#87 MikeB on 07.08.09 at 2:12 pm

Ahhhh the arrogance of realtors… yes I know off topic… but I spoke to a couple recently and got responses that just defy logic. The first one flat out refused to talk to me for at least two weeks until she came back from vacation and indicated that she would only work with a buyer who signs a buyers agreement for one year. So much for that one….
The other one I spoke to indicated that he would rather not travel all the way uptown to open up a house to show unless we were interested in paying full asking price. Can you believe these A-holes. Four months ago I could not beat them back with a stick and now they think their shit doesn’t stink… UNREAL
On the real economy side I just learned that two companies in my building, one in advertising production and the other a captial company, were either shutting down or were evicted for lack of payment . People talk about how manufacturing is just being hit but reality is that many other companies are feeling it as well. As for real estate…who can figure that out but surely people over leveraged will pay the price at some point..

#88 David on 07.08.09 at 2:14 pm

When it all boils down to the “personal responsibility” argument, it becomes quite easy to issue facile dismissals of the plight this family is facing. Not only are they out going to be out of their current home, they have an R9 credit score that will preclude them from buying a home for a long time.
I have actually had savants from the real estate industry tell me that there was no such thing as sub prime non conventional mortgages or predatory lending practices in Canada. A company with $2 billion in assets offering 100% financing is no mere cottage industry and there are lots more like it quietly flying under the radar with the nudge nudge wink wink from the Big 5 chartered banks. The housing bubble managed to elevate any warm body cosmetologist into a mortgage consultant expert and the lure of fast bucks managed to quell any ethical considerations they had if that might confound the signatories to these “practically guaranteed” mortgage renewals.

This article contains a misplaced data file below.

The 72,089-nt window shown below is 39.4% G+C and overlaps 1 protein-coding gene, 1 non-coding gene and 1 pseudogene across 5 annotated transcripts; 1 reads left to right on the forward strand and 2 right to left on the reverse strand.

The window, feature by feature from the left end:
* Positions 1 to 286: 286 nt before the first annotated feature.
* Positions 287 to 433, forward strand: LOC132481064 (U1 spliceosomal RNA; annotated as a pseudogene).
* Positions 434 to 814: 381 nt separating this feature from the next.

#89 JT on 07.08.09 at 2:17 pm

#31 Bill

While a 30 year term right now does sounds sweet, the 5 year term has been to the benefit of Canadian borrower for the past thirty years as rates have only headed down. Mortgages have only become easier and easier to hold on to.

Now we are 4% and want to lock that in for thirty years. Sounds like we want to have our cake and eat it too.

The next twenty years can only be the opposite – with rates ever increasing. Every time a mortgage renews, it’s going to find itself at a higher rate.

#90 kitchener1 on 07.08.09 at 2:20 pm

Garth, the Prey headline is misleading.
The simple fact that a bank declined this couple 3 years ago when credit was easy shows us how marginal they were at the time re credit.

When a bank give you 100% financing there is always the risk of the market turning against you. From my viewpoint, the family basically brought a call option on the future of real estate market going up. The reason that banks usually only do 75-80% loan to value is to protect themselves and the consumer from this exact scenerio that you describe.

When (not if) RE values go down, all of these people buying homes with 0 or 5% are going to be wiped out.

The family in your article agreed to the terms on the mortgage, they should have READ the fine print and paid for some advice, even there real estate lawyer could have told them.

My guess is that they beleived that they were “owed” a home, I mean I am sure that their banker(that declined their original mortage) told them they were not in a good posistion to buy a home, along with countless others.

People, new buyers etc… reading this blog have to understand that if you buy at 95-100% leverage on the house, when the market turns against you, the bank will demand the difference.